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credit cards

Posted by Sharla (My Page) on
Tue, May 27, 03 at 13:38

DH & I are fed up with our credit card company and are looking to get a new CC. We'd like one with low interest (or interest free for as long as possible since we'll be tranferring our currnet balance) and one with some nice benefits or perks (ie: miles, money back, vacations, etc). Also, the people have to be HONEST, good customer service & friendly to deal with. Am I asking too much? Is there a such CC company out there?


Follow-Up Postings:

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RE: credit cards

We just got a good deal from Discover, but of course you can't use it everywhere. Free interest on balance transfer for life as long as we make 3 transactions a month, I think interest on purchases was in the 10% range, plus the cashback bonus. We transferred some high interest cards, cut them up and closed the accounts, and are paying off new transactions every month to avoid interest all together. Pretty good deal for us.


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RE: credit cards

Meghane - I received that ad for Discover. However, I understood that unless you have a 0 balance, that is, you have paid off the balance transfer, you would be charged interest on the transactions you make on that card. So if you charge $100 a month on that card per month, and you had a balance transfer of $2000, you would still end up paying a interest on your purchases because when they receive your payment, they will apply it to the balance transfer amount. However, I may have misread the advertisement and I threw it away.

Sharla, I would suggest you get one card with a 0 to low interest to transfer your balance and then get another card that you use for purchases and pay off those purchases every month. I have been using a Sears card and have accumulated enough points last year to pay $100 towards new glasses and bought a docking station and digital camera at Sears. I now have another $250 worth of certificates to use at Sears. They also offer certificates for other business but you get more at Sears.


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RE: credit cards

Check with your credit union.


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RE: credit cards

"We'd like one with low interest (or interest free for as long as possible since we'll be tranferring our currnet balance) and one with some nice benefits or perks (ie: miles, money back, vacations, etc)"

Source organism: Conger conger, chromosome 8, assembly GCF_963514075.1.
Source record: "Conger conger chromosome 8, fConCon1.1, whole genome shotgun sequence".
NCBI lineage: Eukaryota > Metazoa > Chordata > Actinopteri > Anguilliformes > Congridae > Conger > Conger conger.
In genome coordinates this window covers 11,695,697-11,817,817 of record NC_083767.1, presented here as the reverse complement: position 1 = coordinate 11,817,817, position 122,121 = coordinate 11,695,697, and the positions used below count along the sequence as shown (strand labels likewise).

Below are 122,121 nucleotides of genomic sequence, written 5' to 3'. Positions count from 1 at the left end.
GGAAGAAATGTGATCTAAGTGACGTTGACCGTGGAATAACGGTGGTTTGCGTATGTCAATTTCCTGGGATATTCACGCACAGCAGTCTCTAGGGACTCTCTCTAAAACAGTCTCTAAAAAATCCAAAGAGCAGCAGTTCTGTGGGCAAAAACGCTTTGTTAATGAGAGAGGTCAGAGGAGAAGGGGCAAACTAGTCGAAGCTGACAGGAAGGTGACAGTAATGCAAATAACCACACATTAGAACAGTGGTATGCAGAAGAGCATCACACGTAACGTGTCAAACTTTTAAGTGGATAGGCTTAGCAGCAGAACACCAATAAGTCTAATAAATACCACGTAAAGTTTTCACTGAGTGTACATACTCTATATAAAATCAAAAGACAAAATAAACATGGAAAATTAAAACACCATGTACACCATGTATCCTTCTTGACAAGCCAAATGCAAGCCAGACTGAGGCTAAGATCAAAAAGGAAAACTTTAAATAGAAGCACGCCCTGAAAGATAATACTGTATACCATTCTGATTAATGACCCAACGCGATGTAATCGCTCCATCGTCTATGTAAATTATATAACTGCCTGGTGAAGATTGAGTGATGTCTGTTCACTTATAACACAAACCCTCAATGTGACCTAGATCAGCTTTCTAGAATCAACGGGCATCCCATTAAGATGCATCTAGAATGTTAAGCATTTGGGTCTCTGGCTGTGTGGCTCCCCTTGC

Unfortunately, the company has to PAY for those perks, and it's usually in the form of higher interest rates. You usually have to decide if you want the perks or the low interest.


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RE: credit cards

Hi Sharla,

A deal like this is where it *really* pays to shop.

Carefully.

Check out all the nooks and crannies of the various offers. Look over all the small print.

Don't be in a hurry.

Maybe ask some people whose judgement you trust what their experiences have been - and whether they have a recommendation.

Dad used to say, "Marry in haste - repent at leisure!"

One could almost say similarly about choosing a credit card - though a bad choice would usually be much less onerous, and more easily remedied.

Good wishes as you choose.

joyful guy

P.S. I assume that you've thrown out most of the offers that have appeared in your mailbox over the past three? months?

I could send you some, if you wish.

jg


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RE: credit cards

No thanks joyfulguy! We get plenty ourselves! lol Just wondered if anyone has found a great one they'd share!


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RE: credit cards

I really like my Citibank card. It is sooooo easy to pay online and they have always given me a good rate, even after the promo offer at 0% expired - they will meet any other offer. www.citicards.com

I also agree to check with your credit union - they have good deals usually, or even think of getting a home equity line of credit and pay off credit card debt. .....just an idea......


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RE: credit cards

The interest rate should be irrelevant if you are paying them off in full each month. If you are not, ask yourself why


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RE: credit cards

Re: weebus' message,

Amen ...

Amen ...

Amen ...

Would you go to the bank/credit union to borrow for an ordinary consumer purchase?

If not, putting it on a credit card when you can't pay off the balance in full each month is ...

pretty well the same thing.

If you can't live on your regular paycheque now, how will you manage next year to:

-pay next year's expenses, plus

-pay the fairly heavy interest rate on the loan you made this year to live on this year, plus

-pay off some/all of the loan you made this year,

to pay for this year's living beyond what you can afford now?

Let us know when you find out how to do it.

joyful guy


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RE: credit cards

I like Citi Bank. I get back 5% on groceries, gas, and prescriptions, plus 1% on other things. I go to Kroger's on Tuesdays - Old Folk's Day, and get another 5% off groceries. I pay it off monthly - no interest and up to 10% cash back - up to $300 a year. Works for me. They also offer the 0% usually when you first go with them. Marty


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